So the key issue is still mental (BEB/SOB) in the case of new technologies – the ability to flexibly adapt to, or to foresee important changes of the market situation – it is here that a creative and flexible BEB-dominated company has a great advantage over the conservative and uncreative SOB-dominated one.
I have experienced that, sometimes when I have pointed out an obvious case of this kind, the directors completely fail to understand. It reminds of the inability of a mentally ill person to realize that he is ill. I think this may be an ominous sign, that may indicate, according to my experience, a dangerous level of SOB dominance in the leaders, because this brings about mental rigidity with a resistance to changing views and understandings even before fairly obvious signals. Psychological Defense Mechanisms that are active in the SOB condition are likely to contribute to an unrealistic appraisal of the situation because they make people downplay, distort or ignore information that generates conscious or subconscious anxiety.
As BEB is possible to identify and to develop, I think promoting BEB should be a major issue in all companies not only for preventing decline but for enabling continued and growing success because it depends on creativity, flexibility, realism and dynamism – that all are BEB-traits.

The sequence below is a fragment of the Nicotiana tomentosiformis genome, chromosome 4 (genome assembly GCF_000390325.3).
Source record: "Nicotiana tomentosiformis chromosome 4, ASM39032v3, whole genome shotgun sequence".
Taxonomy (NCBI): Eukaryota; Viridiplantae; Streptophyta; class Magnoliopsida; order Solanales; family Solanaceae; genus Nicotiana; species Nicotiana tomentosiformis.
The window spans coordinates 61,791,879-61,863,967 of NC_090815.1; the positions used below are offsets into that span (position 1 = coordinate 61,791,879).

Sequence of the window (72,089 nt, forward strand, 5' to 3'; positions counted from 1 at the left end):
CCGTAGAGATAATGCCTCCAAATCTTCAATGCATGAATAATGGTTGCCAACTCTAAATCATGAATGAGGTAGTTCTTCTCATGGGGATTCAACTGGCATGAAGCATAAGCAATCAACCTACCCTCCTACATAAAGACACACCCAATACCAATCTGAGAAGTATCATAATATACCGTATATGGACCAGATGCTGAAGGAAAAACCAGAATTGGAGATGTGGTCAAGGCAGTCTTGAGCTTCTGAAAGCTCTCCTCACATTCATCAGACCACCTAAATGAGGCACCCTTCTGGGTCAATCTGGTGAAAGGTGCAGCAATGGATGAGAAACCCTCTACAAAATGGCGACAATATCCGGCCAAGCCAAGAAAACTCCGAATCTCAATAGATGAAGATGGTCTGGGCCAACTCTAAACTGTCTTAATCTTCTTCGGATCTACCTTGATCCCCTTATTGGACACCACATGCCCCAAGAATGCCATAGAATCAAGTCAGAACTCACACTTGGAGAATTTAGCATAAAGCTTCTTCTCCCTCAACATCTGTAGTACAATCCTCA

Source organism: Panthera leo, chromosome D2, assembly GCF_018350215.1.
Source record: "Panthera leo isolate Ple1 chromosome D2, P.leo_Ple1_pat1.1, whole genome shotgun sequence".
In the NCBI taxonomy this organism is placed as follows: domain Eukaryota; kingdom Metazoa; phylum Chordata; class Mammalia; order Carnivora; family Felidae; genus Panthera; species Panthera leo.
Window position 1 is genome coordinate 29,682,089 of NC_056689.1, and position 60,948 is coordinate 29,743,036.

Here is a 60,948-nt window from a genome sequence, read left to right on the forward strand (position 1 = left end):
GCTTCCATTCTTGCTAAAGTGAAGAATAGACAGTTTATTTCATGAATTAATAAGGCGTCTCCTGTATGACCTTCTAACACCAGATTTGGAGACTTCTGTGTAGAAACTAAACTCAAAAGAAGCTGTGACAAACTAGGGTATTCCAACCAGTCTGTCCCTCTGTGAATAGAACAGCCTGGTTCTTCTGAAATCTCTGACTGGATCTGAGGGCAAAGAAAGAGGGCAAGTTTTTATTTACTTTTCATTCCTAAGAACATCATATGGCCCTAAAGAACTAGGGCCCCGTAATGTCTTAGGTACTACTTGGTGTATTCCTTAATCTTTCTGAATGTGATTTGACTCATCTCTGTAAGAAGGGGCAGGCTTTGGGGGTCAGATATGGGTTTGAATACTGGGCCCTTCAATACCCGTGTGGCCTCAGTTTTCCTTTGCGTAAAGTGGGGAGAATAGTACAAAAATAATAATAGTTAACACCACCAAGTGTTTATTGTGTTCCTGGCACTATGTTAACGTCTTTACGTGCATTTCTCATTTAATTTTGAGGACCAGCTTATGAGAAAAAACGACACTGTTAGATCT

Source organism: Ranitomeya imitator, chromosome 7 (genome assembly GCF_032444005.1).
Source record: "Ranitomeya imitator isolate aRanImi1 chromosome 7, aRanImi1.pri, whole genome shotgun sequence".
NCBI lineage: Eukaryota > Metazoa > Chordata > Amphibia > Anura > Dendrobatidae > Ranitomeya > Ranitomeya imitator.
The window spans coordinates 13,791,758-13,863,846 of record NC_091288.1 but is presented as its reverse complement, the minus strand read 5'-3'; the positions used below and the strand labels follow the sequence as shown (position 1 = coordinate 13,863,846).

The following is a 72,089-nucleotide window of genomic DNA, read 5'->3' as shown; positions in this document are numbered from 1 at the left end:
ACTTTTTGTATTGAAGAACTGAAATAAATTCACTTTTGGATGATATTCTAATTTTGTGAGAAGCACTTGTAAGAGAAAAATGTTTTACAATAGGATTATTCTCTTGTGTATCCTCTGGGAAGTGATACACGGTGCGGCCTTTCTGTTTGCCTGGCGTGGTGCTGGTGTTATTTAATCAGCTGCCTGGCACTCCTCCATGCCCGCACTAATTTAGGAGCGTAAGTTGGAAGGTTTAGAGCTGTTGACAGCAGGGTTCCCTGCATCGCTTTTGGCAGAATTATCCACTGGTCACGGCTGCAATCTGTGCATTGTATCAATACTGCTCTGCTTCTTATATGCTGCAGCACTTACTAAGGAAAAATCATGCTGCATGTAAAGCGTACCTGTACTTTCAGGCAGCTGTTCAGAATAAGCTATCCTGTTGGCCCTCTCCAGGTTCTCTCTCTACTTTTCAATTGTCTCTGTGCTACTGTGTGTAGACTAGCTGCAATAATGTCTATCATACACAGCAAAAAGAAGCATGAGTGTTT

A change of the traits in top management people can cause the transformation of a company from success to decline and death. I think this is the most common reason for this problem.
This transformation occurs when the creative, flexible, secure and non-assertive entrepreneurial type “BEB” personalities, that are attracted to the company management in the risky start phase, get “crowded out” in the maturity phase by people who seek employment because they want security and prestige. These people are not very creative, insecure, aggressive and assertive career-seekers with rigid minds (“SOB-types”). So with “SOB-dominance”, the company loses its “vital nerve”, the creativity, flexibility, and adaptability. The probability for this to happen is considerable, not only because SOB-s are attracted to successful companies, but because most people in modern societies are more or less in a SOB-condition.
Especially if a new CEO is employed is an authoritarian type there is a risk for rapid company death because he may tend to delay necessary measures to a too late stage due to faltering judgment because of defence mechanisms that prevent a realistic assessment of the situation.